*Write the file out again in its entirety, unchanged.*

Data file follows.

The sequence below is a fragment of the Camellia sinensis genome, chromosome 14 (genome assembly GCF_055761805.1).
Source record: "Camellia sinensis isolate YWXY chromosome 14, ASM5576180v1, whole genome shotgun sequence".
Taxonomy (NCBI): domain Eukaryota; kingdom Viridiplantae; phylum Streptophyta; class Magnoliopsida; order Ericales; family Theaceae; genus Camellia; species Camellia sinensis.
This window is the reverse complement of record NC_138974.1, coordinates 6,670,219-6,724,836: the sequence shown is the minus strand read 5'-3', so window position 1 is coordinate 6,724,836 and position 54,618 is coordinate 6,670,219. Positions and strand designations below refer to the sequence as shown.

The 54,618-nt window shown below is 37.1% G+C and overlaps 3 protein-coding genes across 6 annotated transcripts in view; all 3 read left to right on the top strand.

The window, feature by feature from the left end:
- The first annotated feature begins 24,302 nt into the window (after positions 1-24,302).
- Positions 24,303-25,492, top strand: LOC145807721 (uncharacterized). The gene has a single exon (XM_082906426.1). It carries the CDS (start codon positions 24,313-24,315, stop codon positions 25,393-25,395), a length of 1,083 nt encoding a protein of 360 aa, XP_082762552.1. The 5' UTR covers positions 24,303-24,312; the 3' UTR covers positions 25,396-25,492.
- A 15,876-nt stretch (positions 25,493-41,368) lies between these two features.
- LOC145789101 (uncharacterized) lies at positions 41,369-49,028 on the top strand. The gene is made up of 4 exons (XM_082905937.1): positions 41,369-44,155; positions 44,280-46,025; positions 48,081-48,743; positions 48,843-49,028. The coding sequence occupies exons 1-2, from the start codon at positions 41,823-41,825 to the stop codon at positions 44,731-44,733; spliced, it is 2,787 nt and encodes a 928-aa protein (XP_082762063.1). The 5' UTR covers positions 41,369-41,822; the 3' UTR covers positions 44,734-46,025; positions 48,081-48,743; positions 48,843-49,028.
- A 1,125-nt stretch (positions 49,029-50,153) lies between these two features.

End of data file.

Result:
The sequence below is a fragment of the Camellia sinensis genome, chromosome 14 (genome assembly GCF_055761805.1).
Source record: "Camellia sinensis isolate YWXY chromosome 14, ASM5576180v1, whole genome shotgun sequence".
Taxonomy (NCBI): domain Eukaryota; kingdom Viridiplantae; phylum Streptophyta; class Magnoliopsida; order Ericales; family Theaceae; genus Camellia; species Camellia sinensis.
This window is the reverse complement of record NC_138974.1, coordinates 6,670,219-6,724,836: the sequence shown is the minus strand read 5'-3', so window position 1 is coordinate 6,724,836 and position 54,618 is coordinate 6,670,219. Positions and strand designations below refer to the sequence as shown.

The 54,618-nt window shown below is 37.1% G+C and overlaps 3 protein-coding genes across 6 annotated transcripts in view; all 3 read left to right on the top strand.

The window, feature by feature from the left end:
- The first annotated feature begins 24,302 nt into the window (after positions 1-24,302).
- Positions 24,303-25,492, top strand: LOC145807721 (uncharacterized). The gene has a single exon (XM_082906426.1). It carries the CDS (start codon positions 24,313-24,315, stop codon positions 25,393-25,395), a length of 1,083 nt encoding a protein of 360 aa, XP_082762552.1. The 5' UTR covers positions 24,303-24,312; the 3' UTR covers positions 25,396-25,492.
- A 15,876-nt stretch (positions 25,493-41,368) lies between these two features.
- LOC145789101 (uncharacterized) lies at positions 41,369-49,028 on the top strand. The gene is made up of 4 exons (XM_082905937.1): positions 41,369-44,155; positions 44,280-46,025; positions 48,081-48,743; positions 48,843-49,028. The coding sequence occupies exons 1-2, from the start codon at positions 41,823-41,825 to the stop codon at positions 44,731-44,733; spliced, it is 2,787 nt and encodes a 928-aa protein (XP_082762063.1). The 5' UTR covers positions 41,369-41,822; the 3' UTR covers positions 44,734-46,025; positions 48,081-48,743; positions 48,843-49,028.
- A 1,125-nt stretch (positions 49,029-50,153) lies between these two features.